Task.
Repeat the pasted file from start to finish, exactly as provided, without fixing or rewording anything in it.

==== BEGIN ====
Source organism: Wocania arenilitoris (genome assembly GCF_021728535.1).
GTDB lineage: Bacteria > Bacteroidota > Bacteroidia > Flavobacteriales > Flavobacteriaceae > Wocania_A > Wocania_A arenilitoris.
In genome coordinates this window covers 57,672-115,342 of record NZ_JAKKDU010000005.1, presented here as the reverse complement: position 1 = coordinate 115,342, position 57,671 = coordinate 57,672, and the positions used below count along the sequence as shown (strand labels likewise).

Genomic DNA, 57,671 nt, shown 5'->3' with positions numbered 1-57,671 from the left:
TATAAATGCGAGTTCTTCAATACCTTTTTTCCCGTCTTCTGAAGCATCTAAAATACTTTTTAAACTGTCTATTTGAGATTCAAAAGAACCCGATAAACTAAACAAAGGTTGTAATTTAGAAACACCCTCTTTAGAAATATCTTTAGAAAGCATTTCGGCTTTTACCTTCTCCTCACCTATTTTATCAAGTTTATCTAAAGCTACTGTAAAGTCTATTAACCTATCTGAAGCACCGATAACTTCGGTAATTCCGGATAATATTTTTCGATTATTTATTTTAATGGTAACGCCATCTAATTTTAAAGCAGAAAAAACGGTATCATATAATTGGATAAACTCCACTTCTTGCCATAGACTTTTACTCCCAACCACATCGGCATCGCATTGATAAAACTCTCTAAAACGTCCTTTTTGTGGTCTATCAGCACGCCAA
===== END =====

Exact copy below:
Source organism: Wocania arenilitoris (genome assembly GCF_021728535.1).
GTDB lineage: Bacteria > Bacteroidota > Bacteroidia > Flavobacteriales > Flavobacteriaceae > Wocania_A > Wocania_A arenilitoris.
In genome coordinates this window covers 57,672-115,342 of record NZ_JAKKDU010000005.1, presented here as the reverse complement: position 1 = coordinate 115,342, position 57,671 = coordinate 57,672, and the positions used below count along the sequence as shown (strand labels likewise).

Genomic DNA, 57,671 nt, shown 5'->3' with positions numbered 1-57,671 from the left:
TATAAATGCGAGTTCTTCAATACCTTTTTTCCCGTCTTCTGAAGCATCTAAAATACTTTTTAAACTGTCTATTTGAGATTCAAAAGAACCCGATAAACTAAACAAAGGTTGTAATTTAGAAACACCCTCTTTAGAAATATCTTTAGAAAGCATTTCGGCTTTTACCTTCTCCTCACCTATTTTATCAAGTTTATCTAAAGCTACTGTAAAGTCTATTAACCTATCTGAAGCACCGATAACTTCGGTAATTCCGGATAATATTTTTCGATTATTTATTTTAATGGTAACGCCATCTAATTTTAAAGCAGAAAAAACGGTATCATATAATTGGATAAACTCCACTTCTTGCCATAGACTTTTACTCCCAACCACATCGGCATCGCATTGATAAAACTCTCTAAAACGTCCTTTTTGTGGTCTATCAGCACGCCAA